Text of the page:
Who’s on Your Team?

If you’ve got ADHD, you don’t need to go it alone!

So, who’s on your team?

Do you have, or would you benefit from the following team members:

1) Well-informed, supportive family and friends?
It’s no fun to have family and friends judge or blame you for your ADHD symptoms, and it really helps to have allies who understand what you’re going through..

2) A thorough diagnostician (typically, psychiatrist or psychologist)? 
ADHD is often the tip of the iceberg, so to speak. It’s not uncommon to have associated learning disabilities. Depression and/or anxiety can also accompany ADHD. So, for the best treatment and management, it’s very helpful to get a thorough diagnostic picture.

3) A knowledgeable psychiatrist or psychiatric NP?
ADHD medication management can be very individual. A psychiatrist or psychiatric nurse practitioner who is very familiar with ADHD can help you evaluate the possibility of, and best choices for, medication. Relying on your internist, general practitioner or pediatrician is often not the best option.

4)  A trustworthy healthcare provider?
Maintaining good general health is important for anyone! Certain ADHD symptoms, such as sleep and related fatigue, are important to discuss with your healthcare provider so you can rule out complicating medical factors.

5) A therapist an/oror coach specializing in ADHD?
A therapist or coach can be your ally and help you identify your strengths and pinpoint your challenges. A therapist can help with emotional issues related to ADHD, like anxiety and depression. A coach can help you develop skills and strategies for managing your ADHD. For more on the distinction between therapy and coaching, see the International Coach Federation’s FAQs. Sometimes it can be helpful to have a therapist and coach at the same time, particularly if they are willing to collaborate. Note that a therapist or coach who does not specialize in ADHD may not really get what you are going through.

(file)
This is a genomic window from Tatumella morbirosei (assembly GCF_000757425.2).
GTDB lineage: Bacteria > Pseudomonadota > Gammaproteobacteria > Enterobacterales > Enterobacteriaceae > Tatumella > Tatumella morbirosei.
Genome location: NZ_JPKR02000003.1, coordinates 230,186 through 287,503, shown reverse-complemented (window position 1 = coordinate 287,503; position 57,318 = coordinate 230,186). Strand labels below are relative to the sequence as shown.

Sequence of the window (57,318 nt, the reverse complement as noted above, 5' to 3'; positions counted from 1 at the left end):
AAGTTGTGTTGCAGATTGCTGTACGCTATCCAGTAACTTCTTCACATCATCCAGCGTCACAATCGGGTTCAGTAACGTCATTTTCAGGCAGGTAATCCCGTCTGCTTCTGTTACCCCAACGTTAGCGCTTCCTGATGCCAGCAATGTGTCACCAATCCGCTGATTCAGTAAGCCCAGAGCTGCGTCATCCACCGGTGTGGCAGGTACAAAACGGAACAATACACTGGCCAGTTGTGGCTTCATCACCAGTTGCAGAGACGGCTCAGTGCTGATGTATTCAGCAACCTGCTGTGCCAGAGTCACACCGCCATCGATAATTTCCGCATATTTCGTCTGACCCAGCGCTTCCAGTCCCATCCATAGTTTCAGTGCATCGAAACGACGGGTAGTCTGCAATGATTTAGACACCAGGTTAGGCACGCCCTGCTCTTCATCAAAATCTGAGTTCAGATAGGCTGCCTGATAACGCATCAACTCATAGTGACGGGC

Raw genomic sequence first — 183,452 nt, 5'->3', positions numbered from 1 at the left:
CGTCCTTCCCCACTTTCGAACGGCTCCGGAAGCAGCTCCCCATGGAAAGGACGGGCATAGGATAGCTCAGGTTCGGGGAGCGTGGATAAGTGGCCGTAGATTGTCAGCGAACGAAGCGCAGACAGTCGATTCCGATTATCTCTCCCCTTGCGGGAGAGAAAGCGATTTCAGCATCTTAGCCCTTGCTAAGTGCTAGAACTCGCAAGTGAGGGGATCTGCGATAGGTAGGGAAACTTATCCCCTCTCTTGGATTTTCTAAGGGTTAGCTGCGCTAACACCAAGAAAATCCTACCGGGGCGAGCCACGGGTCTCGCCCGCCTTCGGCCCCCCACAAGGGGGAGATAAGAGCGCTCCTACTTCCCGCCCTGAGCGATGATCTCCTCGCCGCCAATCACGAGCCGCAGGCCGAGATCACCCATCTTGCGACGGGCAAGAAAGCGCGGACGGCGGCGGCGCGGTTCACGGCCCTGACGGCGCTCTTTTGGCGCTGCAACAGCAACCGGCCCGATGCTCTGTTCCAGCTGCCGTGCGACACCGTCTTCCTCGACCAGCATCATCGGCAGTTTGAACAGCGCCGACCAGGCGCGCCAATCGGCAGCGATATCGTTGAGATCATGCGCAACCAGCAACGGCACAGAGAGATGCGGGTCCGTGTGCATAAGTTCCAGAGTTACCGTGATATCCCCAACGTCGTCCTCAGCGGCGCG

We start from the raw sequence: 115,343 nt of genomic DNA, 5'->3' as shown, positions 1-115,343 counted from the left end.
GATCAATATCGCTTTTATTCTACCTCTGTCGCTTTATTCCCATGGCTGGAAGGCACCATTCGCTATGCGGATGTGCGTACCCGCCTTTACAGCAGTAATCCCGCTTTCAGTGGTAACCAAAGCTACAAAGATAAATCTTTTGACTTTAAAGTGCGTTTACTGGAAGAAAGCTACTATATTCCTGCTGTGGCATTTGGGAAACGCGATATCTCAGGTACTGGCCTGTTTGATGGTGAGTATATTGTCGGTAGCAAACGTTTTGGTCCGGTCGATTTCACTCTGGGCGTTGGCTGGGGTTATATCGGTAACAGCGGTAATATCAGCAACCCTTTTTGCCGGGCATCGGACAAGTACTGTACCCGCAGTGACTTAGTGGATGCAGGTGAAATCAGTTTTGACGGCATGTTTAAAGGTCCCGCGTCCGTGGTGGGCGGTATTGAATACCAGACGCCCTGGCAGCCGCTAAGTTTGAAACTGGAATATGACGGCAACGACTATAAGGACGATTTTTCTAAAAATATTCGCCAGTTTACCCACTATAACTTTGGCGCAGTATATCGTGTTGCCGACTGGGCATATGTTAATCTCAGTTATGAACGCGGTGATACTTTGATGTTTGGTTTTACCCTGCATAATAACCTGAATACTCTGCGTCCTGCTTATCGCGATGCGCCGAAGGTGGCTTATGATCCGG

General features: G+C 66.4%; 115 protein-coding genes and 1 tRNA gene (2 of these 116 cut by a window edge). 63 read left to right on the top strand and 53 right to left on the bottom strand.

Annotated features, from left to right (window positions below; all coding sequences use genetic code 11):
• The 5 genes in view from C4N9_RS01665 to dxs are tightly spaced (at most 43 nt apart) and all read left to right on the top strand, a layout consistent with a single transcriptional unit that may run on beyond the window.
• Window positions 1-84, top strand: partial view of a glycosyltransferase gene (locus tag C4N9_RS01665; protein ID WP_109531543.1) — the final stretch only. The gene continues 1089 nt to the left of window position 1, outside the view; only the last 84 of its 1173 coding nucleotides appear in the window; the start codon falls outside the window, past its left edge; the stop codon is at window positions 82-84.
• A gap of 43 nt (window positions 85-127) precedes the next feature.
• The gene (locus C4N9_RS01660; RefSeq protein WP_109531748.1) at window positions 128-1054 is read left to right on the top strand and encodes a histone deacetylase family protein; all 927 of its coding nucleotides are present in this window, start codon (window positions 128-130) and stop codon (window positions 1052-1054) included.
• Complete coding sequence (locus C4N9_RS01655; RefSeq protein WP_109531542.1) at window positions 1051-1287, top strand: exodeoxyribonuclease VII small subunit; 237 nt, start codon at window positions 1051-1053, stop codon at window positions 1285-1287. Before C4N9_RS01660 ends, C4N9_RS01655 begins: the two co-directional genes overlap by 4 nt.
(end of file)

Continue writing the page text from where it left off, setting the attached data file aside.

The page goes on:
6) A support group?
If you cannot find a support group in your area, look for a group or classes online, or consider attending a conference to meet others with ADHD. CHADD has a chat room, ADDA is an organization for adults with ADHD, ADD Classes is an option, and there are others as well. Both CHADD and ADDA hold annual conferences, and CHADD has chapters in many locations as well.

7) An organizer with ADHD experience?
If you are an adult particularly challenged by organization at home or inthe office, an organizer specializing in ADHD or chronic disorganization can be a great help. Some organizers asre also coaches and vis-versa.

8) A tutor with ADHD or LD experience?
If you are a student, certain symptoms of ADHD – working memory in particular – as well as any associated learning disabilities, can impact academic success. Math and writing are two common areas of challenge. A tutor familiar with ADHD and/or LDs can help you not only keep on task, but learn material in ways that work best for you personally.

9) Your school counselor, IEP team or college disability services?
Being open with your school counselor, or disclosing your diagnosis to your college disability office, can help assure you get the accommodations and supports that will bolster your success. In most cases you will need to share the results of a recent thorough ADHD assessment to get services

10) A babysitter, particularly one who understands ADHD?
If you are a parent with ADHD, you will likely needs some breaks! If you are the parent of a child or children with ADHD, you’ll want to make sure any babysitter is familiar with ADHD and with strategies that work well for your child(ren).

11) Parent training and/or coaching?
As a parent of a child or children with ADHD, parent training (see CHADD Parent-2-Parent training) and/or working with an ADHD coach having experience with families or children can help you develop the skills and strategies to best guide your child(ren) and manage any challenging ADHD-related behaviors in a constructive way. ADHDImpact is another useful parent resource.

12) A career coach specializing in ADHD (or an ADHD coach with expertise in career issues)?
Some individuals with ADHD have trouble finding a career that is a good fit. Rather than floundering, consider some help figuring out what might match your strengths and interests and work well given your symptoms.

13) A financial advisor?
If ADHD impacts managing your finances, don’t hesitate to get help in this critical arena.

14) Other supports?
Would you benefit from family education, marriage counseling, nutritional advice, an exercise class or exercise buddy, special programs such as brain training or neuro-feedback? Look for the information and support that will help you feel and do your best!

So…Who’s on your team? And who might be missing?

To learn more about ADHD Coaching, and the role a coach might play on your team, see my website at www.lizahmann.com

Photo credit: adamr, freedigitalphotos.net

Posted in Blog

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